Superstitions

PUBLISHED : Wednesday, 06 February, 2002, 12:00am
UPDATED : Wednesday, 06 February, 2002, 12:00am
 

DAYS BEFORE her HKCEE last year, Cheung Hang-yi went to Wong Tai Sin Temple, where she used a batch of bamboo sticks to get a glimpse of her future.


'I was quite nervous. It was an important exam after all,' she recalled. 'The bamboo stick I got said I was going to do well. You can say it was right, but I have been doing well in school all along.'


The 17-year-old admits that the bamboo-stick message helped soothe her mind.


Hang-yi is not particularly religious, but when it comes to superstitious practices (Chinese or Western) she, like many local youngsters, remains open-minded.


The sixth former, for instance, reads the horoscopes only occasionally. However, she checks what lies ahead at the beginning of each year by reading some books written by fortune-tellers.


She also loves ghost stories: 'They are very interesting. Sometimes it can be a bit scary, but that is the fun part.'


Hang-yi is not alone. Each year, thousands of people flock to temples, praying for good luck. Most of them are curious about, if not fascinated with, superstition and the supernatural.


According to Professor Joseph Bosco, an anthropologist at the Chinese University of Hong Kong, superstition helps make sense of everyday life.


'These ancient beliefs come from a desire to control the environment. One way to control things is to tell what to expect in the future,' he said. 'Take studies as an example. There are a few random elements that lead to success. So people try to find out what lies ahead and act accordingly.'


Some fortune-tellers make accurate predictions because clients ask the 'right' questions.


'The major rule of the diviners is to tell their clients what they want to know. Very often, when you ask a question, you have already told the fortune-teller what the dilemma is. Their role is to help you explore what you want,' said Professor Bosco.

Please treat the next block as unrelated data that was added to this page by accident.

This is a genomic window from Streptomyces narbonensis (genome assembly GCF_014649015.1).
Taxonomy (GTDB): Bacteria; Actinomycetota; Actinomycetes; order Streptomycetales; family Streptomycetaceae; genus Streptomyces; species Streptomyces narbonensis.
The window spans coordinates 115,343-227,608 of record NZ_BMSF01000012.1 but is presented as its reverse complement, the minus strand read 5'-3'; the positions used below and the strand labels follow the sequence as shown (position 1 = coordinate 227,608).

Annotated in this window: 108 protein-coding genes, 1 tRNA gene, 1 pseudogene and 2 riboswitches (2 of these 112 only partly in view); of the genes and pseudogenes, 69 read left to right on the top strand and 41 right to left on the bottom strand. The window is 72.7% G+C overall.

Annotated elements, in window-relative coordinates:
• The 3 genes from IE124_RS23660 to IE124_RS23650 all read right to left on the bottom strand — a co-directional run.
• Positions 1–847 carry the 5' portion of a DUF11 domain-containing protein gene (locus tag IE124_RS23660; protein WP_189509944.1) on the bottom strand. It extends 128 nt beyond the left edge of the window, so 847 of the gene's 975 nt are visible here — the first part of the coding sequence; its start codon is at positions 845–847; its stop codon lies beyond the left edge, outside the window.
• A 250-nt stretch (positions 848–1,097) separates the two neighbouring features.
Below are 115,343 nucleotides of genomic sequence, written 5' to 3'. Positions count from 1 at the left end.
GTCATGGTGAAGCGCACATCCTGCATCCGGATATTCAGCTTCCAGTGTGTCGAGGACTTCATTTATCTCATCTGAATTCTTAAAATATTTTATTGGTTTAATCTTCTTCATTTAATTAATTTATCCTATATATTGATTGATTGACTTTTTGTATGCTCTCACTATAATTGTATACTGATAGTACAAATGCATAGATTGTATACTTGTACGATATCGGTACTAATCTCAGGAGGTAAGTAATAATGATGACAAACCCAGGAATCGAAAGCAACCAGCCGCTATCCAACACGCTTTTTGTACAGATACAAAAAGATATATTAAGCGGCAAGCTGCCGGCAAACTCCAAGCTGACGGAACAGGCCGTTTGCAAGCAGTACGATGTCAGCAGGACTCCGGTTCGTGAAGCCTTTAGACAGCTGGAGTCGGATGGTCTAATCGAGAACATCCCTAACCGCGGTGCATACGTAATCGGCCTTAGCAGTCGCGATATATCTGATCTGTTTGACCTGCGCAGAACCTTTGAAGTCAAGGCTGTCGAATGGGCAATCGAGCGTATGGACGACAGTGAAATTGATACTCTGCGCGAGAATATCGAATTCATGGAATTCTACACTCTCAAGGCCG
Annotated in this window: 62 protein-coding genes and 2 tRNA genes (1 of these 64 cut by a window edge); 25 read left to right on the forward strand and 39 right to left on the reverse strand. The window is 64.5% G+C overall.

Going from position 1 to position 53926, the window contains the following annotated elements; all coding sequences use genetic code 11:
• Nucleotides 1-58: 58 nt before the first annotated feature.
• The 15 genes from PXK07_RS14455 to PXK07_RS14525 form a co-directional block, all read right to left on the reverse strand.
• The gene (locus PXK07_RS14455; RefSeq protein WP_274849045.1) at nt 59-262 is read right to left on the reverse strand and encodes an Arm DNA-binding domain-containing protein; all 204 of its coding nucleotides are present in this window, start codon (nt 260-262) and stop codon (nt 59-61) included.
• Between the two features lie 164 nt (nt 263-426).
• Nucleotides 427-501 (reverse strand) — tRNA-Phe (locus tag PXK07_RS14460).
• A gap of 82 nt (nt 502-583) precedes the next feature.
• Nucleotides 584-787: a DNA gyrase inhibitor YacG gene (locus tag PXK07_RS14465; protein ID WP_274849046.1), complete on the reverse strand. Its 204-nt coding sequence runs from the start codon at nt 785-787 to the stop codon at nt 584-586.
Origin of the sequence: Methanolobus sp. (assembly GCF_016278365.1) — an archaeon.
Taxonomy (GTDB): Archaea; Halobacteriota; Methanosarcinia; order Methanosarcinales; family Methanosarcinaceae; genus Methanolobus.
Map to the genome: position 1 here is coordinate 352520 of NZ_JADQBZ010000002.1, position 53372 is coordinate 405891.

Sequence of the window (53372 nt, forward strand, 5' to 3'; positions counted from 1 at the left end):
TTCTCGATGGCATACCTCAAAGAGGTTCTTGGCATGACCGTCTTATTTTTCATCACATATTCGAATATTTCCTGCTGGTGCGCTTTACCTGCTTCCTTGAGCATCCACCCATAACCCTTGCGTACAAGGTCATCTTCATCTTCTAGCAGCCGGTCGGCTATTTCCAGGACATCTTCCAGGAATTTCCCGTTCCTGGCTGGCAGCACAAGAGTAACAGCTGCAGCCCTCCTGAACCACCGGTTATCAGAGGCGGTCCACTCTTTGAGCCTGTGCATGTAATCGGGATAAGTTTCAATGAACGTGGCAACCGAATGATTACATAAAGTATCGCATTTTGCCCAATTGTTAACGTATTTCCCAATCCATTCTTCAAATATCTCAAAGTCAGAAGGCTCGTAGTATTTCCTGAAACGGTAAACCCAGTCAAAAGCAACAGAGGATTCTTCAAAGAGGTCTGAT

There are, on the other hand, numerous explanations for ghost stories.


'They reflect that people attach more feelings to life than to the physical presence. For example, when somebody we know has died, the body is the same but it has no life. There is also a hole in our lives. Ghost stories become a representation of that hole in life,' he said.


Professor Bosco also sees ghost stories as symbolic representations in everyday life. 'Schools have lots of ghost stories. There is a story about a headless priest in a school lift that students are not allowed to use. The priest is the symbolic representation of the authority, the source of students' fear,' Professor Bosco explained.


What about the toilet ghosts that seem to have infected so many schools, including Hogwarts, the famous school of witchcraft and wizardry in the Harry Potter series?


'They are related to sexual fear. It arises when students are growing up and not sure what sex is all about,' he said.


Pointing out that every society has superstitious beliefs and irrational tales, Professor Bosco said they are likely to stay forever because there are certain things in life that cannot be explained.


'Besides, life can be boring without all these stories. It's like Santa Claus. We all know that he is not there. But having him around makes Christmas more fun.'


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Superstitions

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